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Should You Pretend To Love Your Significant Other’s Favorite Book?

Partner Reads
When I finished reading R. F. Kuang's “Babel” this week, I was dying to discuss all the big ideas and drama packed into that epic book. My wife and I had a great conversation about how the novel wrestled with colonialism’s terrible impact and the power of translation. But we didn’t talk about the book’s magic system or fantasy tropes. My wife made it clear that she didn’t like fantasy novels very early in our relationship. And that’s totally fine!We read books together all the time, just not fantasy. I’m super glad I have the Scifi/Fantasy Book Club, where I can get into the weeds with other fans about how “Babel” intertwined its magic system with a timely critique of Empire. I would never want my wife to lie and said she loved reading fantasy books with me.
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The Reddit thread that started it all

Why do I bring this all up? Because on Reddit recently, readers were arguing about this exact question: “Would you lie to your partner about liking their favorite series?The original poster shared that their wife wanted them to read her favorite series, but they found it to be shockingly bad. The comments were filled with various opinions on how to handle this situation, including being honest, finding a middle ground, or offering a polite explanation.

"Recently she wanted me to read her favorite series. She is so excited I am finally reading it. I am nearly done with the first book and it might literally be the worst written book I've ever read in my life. Like it is SHOCKINGLY bad."-- NurplePain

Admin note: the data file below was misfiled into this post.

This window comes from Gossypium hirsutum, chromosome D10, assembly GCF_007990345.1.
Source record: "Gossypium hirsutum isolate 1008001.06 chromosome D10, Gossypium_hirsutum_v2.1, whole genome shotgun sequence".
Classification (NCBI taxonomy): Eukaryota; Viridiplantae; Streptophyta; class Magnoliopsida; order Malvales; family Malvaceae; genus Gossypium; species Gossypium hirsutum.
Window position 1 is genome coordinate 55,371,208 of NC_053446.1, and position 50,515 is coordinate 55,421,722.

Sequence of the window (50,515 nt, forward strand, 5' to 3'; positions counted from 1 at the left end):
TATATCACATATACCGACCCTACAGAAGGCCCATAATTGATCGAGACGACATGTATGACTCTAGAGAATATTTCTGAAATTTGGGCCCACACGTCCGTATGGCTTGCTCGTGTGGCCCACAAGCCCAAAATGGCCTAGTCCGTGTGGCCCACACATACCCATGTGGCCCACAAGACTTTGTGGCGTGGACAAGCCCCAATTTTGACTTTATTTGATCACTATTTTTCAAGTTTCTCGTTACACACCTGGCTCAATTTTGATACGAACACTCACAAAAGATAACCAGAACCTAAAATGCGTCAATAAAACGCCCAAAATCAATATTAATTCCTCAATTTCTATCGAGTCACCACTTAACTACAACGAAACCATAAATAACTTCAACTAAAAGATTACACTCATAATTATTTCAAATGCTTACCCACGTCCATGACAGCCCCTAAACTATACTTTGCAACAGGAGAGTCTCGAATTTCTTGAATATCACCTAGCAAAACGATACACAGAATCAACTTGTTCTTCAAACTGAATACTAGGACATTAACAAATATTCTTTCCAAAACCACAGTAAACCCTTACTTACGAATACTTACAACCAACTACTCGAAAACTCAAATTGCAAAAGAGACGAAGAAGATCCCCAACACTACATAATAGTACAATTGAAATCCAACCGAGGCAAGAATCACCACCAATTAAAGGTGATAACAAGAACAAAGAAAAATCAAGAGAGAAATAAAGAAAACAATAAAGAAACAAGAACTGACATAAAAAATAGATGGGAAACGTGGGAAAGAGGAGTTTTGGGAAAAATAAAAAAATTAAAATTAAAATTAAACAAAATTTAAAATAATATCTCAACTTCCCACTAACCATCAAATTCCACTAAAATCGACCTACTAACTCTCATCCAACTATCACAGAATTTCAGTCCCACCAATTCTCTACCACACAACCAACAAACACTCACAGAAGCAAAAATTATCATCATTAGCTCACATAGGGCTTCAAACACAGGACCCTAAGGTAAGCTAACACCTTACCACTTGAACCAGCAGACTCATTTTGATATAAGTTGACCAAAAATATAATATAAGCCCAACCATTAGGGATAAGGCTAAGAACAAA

That question sparked a sprawling debate about lying to avoid hurting your significant other’s literary feelings. Readers offered all sorts of advice, including being honest, finding a middle ground, or offering a polite explanation.One reader even thought it depended on how many books you disagree on with your partner!

"If it were one book, I might just lie. If it's a series, I'm going to be kindly honest. Because I'm not wasting my time reading a series I hate. I'd just say sorry, I can't really get into it."-- Past-Wrangler9513

Even if your partner doesn’t like your favorite book, you can still find common ground for discussions, just like how my wife was happy to talk about translation and colonialism. Relationships aren’t about being exactly the same. It’s all about appreciating your significant other’s perspective.Many Redditors emphasized the significance of open communication and honesty in a relationship. Some suggested using phrases like "not my cup of tea" or "it didn't appeal to me" rather than outright saying it was terrible.

"Are y'all adults who communicate? If you are, just tell her it wasn't for you."-- nakedreader_ga

Navigating the world of shared interests and varied tastes is what relationships are all about. I don't think lying will help anybody in a relationship. Embracing our literary differences can make any bookish partnership stronger.

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